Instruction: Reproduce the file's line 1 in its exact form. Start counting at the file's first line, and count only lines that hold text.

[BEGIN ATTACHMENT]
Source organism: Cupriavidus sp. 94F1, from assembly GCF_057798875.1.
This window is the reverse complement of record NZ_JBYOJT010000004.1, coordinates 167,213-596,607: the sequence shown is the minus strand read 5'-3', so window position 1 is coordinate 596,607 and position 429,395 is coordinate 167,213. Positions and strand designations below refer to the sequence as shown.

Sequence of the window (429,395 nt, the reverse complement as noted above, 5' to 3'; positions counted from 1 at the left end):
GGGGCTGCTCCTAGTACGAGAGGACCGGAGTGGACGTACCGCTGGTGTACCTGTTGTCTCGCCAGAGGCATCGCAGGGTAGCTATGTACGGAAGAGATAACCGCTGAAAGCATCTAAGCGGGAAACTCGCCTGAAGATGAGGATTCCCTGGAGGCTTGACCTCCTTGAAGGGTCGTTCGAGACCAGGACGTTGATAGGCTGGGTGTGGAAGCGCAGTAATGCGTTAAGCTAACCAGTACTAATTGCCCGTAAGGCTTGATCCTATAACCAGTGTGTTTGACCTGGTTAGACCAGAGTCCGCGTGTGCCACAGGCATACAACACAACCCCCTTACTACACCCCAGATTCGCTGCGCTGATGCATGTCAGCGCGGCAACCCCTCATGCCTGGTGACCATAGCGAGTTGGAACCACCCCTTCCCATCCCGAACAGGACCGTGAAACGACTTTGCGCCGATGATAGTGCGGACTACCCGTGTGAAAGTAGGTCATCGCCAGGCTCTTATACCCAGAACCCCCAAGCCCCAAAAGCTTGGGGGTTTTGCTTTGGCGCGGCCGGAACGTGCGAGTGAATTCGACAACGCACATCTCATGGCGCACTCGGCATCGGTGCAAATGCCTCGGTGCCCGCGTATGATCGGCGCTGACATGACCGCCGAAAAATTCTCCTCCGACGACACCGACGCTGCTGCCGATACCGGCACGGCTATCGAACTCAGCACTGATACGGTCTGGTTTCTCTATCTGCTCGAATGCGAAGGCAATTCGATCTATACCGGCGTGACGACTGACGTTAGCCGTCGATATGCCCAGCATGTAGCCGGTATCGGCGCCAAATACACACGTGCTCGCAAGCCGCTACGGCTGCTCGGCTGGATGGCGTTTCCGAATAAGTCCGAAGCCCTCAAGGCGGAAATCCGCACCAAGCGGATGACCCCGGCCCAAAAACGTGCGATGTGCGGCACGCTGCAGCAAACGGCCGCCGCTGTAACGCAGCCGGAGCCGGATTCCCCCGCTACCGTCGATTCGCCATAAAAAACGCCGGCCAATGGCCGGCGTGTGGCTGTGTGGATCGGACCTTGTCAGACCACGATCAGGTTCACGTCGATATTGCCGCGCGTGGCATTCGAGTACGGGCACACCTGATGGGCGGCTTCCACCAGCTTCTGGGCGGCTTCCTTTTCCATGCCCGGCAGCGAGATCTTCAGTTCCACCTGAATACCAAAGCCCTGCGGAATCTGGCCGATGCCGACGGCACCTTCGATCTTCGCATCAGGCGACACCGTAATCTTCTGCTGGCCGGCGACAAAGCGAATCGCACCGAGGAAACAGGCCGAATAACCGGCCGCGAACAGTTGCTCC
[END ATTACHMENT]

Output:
Source organism: Cupriavidus sp. 94F1, from assembly GCF_057798875.1.